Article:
At 92, Frank Colacurcio Sr. shows little sign of slowing down in a life of crime that began back in the FDR administration with a statutory rape conviction.

Colacurcio hit his first jackpot with pinball machines in the 1950s, muscled his way into the jukebox and cigarette vending machine business and built a topless and strip club empire extending to 10 Western states. In 1984 the FBI hosted a two-day conference on him that was attended by investigators from 12 states.

An attempt to pass a parking ordinance benefiting his biggest strip club backfired in a campaign contribution scandal that cost two Seattle City Council members their seats in 2003. As recently as the fall of 2007, according to an FBI affidavit, the 90-something Colacurcio paid dancers from his clubs as much as $1,000 for sex.

Prosecutors now hope to send Colacurcio away for good. They charged him and five of his associates with money laundering, mail fraud and prostitution conspiracy in a racketeering indictment announced Tuesday. He could face up to 20 years in prison if convicted.

The indictment includes racy snippets of secretly recorded conversations involving sex acts in the clubs. U.S. Attorney Jeffrey C. Sullivan said the four-year investigation also included video surveillance, interviews with 200 witnesses, many of them dancers reluctant to talk, and scrutiny of reams of reports.

"I believe we have very solid evidence," Sullivan said. "We feel very confident that when it's done that Frank Colacurcio Sr. and the others will, in fact, be convicted."

Colacurcio told The Seattle Times he hadn't been feeling well and didn't know about the indictment. He was unfazed when informed of the charges. "At this age, nothing surprises me," he said. "That's a lot of malarkey."

Colacurcio, the oldest of nine children born to an Italian immigrant farm couple outside Seattle, was 25 when he first landed in prison -- a 16-month stint after being convicted of carnal knowledge with a 16-year-old girl in 1943. His lawyer, Albert D. Rosellini, went on to become a two-term governor in 1957-65 and the two have remained close.

By 1957, after rivals accused Colacurcio of strong-arm tactics to control the jukebox, cigarette and vending-machine business in Seattle, he was labeled a racketeer in hearings before a U.S. Senate committee investigating organized crime.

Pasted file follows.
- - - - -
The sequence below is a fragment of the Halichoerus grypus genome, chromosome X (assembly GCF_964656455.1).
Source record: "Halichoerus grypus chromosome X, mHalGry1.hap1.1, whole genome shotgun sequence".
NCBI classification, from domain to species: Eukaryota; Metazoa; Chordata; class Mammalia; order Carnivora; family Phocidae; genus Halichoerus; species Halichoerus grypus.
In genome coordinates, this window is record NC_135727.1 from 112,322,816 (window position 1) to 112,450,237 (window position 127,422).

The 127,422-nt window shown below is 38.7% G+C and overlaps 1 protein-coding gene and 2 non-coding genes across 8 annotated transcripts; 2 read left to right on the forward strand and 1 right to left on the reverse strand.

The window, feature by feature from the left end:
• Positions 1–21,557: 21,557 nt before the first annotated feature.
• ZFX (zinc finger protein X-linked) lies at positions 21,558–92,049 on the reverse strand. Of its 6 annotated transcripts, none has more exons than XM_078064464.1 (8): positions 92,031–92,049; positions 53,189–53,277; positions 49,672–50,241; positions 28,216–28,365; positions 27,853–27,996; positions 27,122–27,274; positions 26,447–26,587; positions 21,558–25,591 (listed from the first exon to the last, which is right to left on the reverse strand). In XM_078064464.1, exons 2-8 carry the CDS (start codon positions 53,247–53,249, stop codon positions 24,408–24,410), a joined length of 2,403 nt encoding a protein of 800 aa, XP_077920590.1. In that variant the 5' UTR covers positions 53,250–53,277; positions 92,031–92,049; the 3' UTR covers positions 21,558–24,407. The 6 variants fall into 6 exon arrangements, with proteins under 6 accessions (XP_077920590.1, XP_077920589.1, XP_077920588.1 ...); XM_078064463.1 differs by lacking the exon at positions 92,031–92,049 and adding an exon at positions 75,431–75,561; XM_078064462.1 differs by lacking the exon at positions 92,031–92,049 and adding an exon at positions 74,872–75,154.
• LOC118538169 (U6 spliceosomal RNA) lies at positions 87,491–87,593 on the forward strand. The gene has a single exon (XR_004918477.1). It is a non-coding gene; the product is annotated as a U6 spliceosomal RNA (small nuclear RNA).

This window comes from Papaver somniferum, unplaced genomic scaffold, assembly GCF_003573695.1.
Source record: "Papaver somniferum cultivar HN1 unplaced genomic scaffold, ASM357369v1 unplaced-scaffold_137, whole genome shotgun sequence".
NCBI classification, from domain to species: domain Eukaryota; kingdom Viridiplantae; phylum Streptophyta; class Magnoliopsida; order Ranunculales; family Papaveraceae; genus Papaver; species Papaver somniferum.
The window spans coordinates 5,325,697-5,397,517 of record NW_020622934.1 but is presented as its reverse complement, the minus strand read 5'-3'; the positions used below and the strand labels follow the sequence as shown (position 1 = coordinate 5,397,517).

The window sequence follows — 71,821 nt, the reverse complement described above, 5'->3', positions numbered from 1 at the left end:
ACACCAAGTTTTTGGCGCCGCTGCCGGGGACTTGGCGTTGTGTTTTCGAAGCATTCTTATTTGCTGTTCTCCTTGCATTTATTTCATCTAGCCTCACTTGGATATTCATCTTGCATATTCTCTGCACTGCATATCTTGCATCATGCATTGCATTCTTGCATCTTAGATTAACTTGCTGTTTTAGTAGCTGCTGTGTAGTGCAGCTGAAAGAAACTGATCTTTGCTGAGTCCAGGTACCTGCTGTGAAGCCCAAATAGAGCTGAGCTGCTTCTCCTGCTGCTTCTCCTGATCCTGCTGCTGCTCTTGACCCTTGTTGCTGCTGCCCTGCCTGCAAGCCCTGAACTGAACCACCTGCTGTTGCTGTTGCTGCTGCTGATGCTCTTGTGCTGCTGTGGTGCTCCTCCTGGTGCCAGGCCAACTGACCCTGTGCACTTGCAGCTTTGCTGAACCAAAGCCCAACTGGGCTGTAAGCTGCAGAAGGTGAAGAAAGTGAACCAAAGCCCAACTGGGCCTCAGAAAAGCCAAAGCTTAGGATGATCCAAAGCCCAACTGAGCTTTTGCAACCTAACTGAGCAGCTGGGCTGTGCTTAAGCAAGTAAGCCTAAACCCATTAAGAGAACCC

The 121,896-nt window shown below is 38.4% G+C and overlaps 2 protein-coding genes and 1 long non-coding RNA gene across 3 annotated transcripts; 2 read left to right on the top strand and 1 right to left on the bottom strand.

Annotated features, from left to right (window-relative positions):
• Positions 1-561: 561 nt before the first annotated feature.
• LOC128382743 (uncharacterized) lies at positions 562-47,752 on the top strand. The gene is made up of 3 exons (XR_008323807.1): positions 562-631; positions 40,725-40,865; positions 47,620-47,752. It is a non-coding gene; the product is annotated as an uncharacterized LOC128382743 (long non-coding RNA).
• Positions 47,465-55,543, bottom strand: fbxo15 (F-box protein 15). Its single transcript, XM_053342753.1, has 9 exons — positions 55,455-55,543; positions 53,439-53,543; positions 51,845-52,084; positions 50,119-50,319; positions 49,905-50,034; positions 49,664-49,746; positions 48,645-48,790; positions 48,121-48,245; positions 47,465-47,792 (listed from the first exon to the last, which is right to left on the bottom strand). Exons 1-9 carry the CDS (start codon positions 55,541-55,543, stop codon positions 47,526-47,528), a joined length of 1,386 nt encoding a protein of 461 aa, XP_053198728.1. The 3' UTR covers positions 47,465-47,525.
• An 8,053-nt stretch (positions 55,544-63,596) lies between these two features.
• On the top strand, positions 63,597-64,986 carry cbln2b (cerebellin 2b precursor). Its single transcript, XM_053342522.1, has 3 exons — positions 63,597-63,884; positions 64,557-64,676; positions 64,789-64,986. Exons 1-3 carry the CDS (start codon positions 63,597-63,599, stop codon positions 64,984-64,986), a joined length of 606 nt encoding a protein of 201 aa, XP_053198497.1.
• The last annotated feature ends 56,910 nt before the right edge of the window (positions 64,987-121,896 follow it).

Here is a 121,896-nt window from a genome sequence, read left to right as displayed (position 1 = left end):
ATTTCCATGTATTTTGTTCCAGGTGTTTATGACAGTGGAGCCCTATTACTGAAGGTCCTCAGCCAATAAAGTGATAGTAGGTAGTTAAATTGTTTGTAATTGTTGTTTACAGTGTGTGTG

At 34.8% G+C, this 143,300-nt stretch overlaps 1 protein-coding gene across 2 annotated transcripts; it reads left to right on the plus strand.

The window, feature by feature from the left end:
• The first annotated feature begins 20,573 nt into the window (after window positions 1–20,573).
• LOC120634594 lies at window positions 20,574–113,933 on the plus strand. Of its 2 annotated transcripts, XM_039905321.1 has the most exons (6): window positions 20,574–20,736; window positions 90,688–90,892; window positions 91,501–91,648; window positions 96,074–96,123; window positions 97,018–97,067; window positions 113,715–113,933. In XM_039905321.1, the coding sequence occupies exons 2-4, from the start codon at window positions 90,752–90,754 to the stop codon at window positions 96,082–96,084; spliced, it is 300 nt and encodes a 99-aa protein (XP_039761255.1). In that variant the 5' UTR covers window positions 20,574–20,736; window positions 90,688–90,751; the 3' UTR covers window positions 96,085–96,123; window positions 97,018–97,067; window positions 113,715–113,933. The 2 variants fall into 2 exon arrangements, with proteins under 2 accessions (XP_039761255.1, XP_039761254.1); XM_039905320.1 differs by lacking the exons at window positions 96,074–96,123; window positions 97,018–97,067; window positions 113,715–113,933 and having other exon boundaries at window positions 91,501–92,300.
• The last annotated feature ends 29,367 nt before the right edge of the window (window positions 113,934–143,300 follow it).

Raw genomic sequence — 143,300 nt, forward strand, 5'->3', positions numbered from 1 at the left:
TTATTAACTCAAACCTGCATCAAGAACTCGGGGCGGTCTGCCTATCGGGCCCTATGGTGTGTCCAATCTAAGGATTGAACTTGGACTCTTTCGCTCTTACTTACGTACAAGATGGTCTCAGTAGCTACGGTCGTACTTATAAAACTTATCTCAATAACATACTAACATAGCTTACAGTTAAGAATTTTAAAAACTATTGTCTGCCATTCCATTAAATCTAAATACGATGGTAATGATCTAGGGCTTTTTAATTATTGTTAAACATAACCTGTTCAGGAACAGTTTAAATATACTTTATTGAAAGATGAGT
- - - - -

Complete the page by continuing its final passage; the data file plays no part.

He brought go-go dancing to Seattle in 1965 at the Firelite Room, the city's first topless club and was convicted in 1969 of assaulting a former bartender working as a police informant.

In 1971 he was convicted of federal racketeering and conspiracy involving illegal bingo gambling, payoffs and extortion and spent two years and a month in prison.

His conviction for income tax evasion in 1974 was overturned on appeal, but in 1981 he was convicted of tax fraud involving Seattle-area strip club operations and served 2 1/2 years in prison.

Relatives were indicted on bribery and money laundering profit-skimming charges involving topless taverns in Arizona at 1987, and in 1991 Colacurcio pleaded guilty to tax fraud at strip clubs in Alaska and was sentenced to 2 1/2 years. His son also pleaded guilty and got about six months.

He was returned to prison for two years in 1995 after violating probation by fondling a woman when she applied for work and received six months of probation after pinching the breasts of a waitress who resisted his advances at one of his strip clubs in 2007.

Last year he was fined $75,000 after he and his son pleaded guilty to laundering $39,000 in campaign contributions to three incumbent City Council members seeking re-election in 2003, skirting contribution limits by having associates give some of the money. Two of the three were defeated. Rosellini helped deliver 11 checks totaling $7,000 but was not charged.

Despite Colacurcio's notoriety, police apparently had not made him a high-priority target over the years, perhaps partly for lack of resources. The feds spent three years on the initial investigation and another year examining evidence and conducting interviews following raids on the Colacurcios' homes and businesses on June 2, 2008, Sullivan said.

By contrast, he said, said local enforcement efforts consisted largely of undercover officers busting dancers who offered and agreed to perform sex acts for money.

"All of those cases were against the individual woman who was in fact offering her services, not the owners of the club," he said. "It takes time to put this kind of investigation together ... a lot of time."